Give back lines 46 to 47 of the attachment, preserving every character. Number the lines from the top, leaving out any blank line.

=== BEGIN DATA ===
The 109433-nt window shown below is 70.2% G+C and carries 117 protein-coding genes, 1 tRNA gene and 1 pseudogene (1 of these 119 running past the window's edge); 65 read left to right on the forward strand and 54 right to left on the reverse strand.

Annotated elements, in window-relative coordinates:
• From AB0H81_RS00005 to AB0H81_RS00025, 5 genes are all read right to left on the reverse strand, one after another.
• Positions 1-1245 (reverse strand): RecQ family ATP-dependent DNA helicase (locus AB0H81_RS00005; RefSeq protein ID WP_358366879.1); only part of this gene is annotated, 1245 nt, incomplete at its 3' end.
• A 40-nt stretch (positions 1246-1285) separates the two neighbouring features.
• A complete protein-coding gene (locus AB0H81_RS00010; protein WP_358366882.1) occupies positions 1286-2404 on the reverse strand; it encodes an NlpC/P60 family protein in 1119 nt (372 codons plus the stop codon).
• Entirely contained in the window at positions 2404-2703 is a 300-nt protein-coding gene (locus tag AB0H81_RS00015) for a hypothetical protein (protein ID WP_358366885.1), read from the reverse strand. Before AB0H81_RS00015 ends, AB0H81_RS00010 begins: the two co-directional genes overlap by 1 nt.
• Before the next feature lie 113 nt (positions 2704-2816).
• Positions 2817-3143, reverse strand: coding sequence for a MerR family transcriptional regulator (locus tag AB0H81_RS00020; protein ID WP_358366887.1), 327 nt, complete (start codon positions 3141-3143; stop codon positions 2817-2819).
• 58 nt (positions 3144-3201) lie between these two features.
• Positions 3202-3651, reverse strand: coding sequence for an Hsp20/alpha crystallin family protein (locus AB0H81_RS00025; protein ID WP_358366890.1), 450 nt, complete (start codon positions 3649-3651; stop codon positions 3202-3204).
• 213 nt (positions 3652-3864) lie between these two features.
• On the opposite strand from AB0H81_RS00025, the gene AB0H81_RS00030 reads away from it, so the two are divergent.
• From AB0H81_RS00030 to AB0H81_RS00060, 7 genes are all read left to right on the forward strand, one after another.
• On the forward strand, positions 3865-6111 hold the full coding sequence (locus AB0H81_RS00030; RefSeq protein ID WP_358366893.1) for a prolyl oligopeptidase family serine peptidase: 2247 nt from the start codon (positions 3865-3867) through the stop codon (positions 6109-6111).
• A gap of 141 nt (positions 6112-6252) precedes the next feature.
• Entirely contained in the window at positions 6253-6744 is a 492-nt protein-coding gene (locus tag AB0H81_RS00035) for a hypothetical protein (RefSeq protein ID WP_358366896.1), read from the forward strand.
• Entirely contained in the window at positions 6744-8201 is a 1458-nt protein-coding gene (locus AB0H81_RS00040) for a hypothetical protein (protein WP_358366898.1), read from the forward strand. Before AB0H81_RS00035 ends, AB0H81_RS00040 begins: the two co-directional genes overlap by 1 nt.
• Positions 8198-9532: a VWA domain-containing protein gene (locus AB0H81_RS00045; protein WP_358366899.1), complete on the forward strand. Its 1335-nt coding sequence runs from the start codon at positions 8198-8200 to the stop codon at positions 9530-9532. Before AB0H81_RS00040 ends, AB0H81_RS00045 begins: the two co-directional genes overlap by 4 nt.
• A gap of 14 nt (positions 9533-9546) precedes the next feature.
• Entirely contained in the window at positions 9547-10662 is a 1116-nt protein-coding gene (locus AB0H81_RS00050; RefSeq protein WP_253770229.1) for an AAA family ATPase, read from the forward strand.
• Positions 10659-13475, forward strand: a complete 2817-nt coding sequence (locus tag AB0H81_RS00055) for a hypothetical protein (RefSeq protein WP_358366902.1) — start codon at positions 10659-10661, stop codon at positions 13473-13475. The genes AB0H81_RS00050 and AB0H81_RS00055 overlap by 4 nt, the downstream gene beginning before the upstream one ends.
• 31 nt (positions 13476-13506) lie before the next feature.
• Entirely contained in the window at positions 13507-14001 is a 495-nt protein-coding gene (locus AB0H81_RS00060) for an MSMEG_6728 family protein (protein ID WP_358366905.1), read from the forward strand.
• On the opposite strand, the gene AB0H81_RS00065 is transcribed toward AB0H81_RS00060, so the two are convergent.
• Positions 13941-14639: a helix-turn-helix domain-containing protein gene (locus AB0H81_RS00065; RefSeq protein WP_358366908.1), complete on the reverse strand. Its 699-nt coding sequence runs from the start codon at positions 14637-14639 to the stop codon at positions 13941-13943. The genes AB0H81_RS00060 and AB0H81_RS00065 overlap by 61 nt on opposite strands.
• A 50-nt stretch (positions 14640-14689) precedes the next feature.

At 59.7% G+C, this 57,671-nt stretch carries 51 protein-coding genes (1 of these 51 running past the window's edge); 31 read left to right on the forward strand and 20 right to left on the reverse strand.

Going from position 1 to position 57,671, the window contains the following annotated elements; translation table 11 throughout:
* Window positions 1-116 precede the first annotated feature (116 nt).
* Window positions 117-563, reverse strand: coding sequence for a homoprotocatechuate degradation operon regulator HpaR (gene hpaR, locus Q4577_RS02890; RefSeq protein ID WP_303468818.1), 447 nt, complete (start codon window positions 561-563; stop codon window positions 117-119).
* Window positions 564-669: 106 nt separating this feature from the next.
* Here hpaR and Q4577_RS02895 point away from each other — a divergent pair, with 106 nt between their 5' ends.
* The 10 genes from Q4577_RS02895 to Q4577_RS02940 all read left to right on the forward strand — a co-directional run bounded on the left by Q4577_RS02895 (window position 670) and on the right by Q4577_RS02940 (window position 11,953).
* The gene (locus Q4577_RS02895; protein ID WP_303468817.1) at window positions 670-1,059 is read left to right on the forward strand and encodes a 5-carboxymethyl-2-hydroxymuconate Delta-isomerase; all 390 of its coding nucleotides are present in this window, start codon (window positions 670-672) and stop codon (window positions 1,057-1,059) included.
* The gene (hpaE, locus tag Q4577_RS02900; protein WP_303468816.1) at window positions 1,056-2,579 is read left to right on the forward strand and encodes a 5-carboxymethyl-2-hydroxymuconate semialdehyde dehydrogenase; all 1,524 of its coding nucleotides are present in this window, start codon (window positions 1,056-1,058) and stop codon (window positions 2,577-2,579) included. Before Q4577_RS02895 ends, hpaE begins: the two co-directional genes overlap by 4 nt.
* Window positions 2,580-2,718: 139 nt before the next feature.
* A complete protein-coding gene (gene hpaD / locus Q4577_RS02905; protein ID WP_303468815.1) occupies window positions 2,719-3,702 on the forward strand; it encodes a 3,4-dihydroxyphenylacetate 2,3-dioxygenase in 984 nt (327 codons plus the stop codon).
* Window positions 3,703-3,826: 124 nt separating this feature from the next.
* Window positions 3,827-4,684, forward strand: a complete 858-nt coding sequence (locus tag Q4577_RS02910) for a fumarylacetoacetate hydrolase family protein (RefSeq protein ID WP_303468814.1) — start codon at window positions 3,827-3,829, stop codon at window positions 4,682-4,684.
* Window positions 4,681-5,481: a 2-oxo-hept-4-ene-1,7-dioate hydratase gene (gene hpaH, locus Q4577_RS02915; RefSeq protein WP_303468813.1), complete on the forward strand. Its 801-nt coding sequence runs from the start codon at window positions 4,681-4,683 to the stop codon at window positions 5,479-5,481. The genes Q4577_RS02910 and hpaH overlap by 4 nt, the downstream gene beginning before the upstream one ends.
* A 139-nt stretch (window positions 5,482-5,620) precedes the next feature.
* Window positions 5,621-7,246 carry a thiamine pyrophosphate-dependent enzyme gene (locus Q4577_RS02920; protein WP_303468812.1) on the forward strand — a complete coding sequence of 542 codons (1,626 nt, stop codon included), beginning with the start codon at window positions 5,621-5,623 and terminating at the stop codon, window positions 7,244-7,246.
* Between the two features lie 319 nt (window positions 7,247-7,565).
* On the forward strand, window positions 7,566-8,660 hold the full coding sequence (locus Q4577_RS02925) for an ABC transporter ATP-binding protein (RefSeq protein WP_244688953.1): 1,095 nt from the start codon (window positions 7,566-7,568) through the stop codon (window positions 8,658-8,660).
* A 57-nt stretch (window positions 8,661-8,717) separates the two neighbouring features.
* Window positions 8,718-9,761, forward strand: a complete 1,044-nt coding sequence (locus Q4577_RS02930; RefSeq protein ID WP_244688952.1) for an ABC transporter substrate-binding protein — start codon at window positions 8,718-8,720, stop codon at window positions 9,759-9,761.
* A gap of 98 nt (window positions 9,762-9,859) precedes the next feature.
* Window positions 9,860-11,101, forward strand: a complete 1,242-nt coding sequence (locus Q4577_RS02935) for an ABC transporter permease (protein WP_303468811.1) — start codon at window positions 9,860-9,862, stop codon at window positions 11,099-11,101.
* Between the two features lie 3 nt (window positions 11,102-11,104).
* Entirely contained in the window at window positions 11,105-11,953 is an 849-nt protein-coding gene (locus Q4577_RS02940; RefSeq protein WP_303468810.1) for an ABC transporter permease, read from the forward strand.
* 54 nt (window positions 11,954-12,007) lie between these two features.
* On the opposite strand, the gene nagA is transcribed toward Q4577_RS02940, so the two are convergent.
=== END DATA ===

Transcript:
* A 57-nt stretch (window positions 8,661-8,717) separates the two neighbouring features.
* Window positions 8,718-9,761, forward strand: a complete 1,044-nt coding sequence (locus Q4577_RS02930; RefSeq protein ID WP_244688952.1) for an ABC transporter substrate-binding protein — start codon at window positions 8,718-8,720, stop codon at window positions 9,759-9,761.